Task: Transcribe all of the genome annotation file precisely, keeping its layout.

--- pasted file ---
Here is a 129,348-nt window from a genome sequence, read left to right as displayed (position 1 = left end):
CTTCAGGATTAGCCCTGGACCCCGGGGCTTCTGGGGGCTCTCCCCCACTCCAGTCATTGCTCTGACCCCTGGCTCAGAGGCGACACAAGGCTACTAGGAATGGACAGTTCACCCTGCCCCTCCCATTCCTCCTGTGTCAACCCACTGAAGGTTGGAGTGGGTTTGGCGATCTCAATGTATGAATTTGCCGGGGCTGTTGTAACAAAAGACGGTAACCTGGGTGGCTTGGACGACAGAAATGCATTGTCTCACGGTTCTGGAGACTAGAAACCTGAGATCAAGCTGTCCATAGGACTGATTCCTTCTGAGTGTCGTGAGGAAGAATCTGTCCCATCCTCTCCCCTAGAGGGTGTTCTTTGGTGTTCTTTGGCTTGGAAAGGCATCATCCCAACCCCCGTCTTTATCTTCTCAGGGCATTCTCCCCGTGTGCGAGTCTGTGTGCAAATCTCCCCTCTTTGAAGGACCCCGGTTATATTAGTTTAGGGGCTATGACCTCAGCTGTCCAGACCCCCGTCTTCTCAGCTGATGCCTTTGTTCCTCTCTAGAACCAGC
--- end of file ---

Here is a 129,348-nt window from a genome sequence, read left to right as displayed (position 1 = left end):
CTTCAGGATTAGCCCTGGACCCCGGGGCTTCTGGGGGCTCTCCCCCACTCCAGTCATTGCTCTGACCCCTGGCTCAGAGGCGACACAAGGCTACTAGGAATGGACAGTTCACCCTGCCCCTCCCATTCCTCCTGTGTCAACCCACTGAAGGTTGGAGTGGGTTTGGCGATCTCAATGTATGAATTTGCCGGGGCTGTTGTAACAAAAGACGGTAACCTGGGTGGCTTGGACGACAGAAATGCATTGTCTCACGGTTCTGGAGACTAGAAACCTGAGATCAAGCTGTCCATAGGACTGATTCCTTCTGAGTGTCGTGAGGAAGAATCTGTCCCATCCTCTCCCCTAGAGGGTGTTCTTTGGTGTTCTTTGGCTTGGAAAGGCATCATCCCAACCCCCGTCTTTATCTTCTCAGGGCATTCTCCCCGTGTGCGAGTCTGTGTGCAAATCTCCCCTCTTTGAAGGACCCCGGTTATATTAGTTTAGGGGCTATGACCTCAGCTGTCCAGACCCCCGTCTTCTCAGCTGATGCCTTTGTTCCTCTCTAGAACCAGC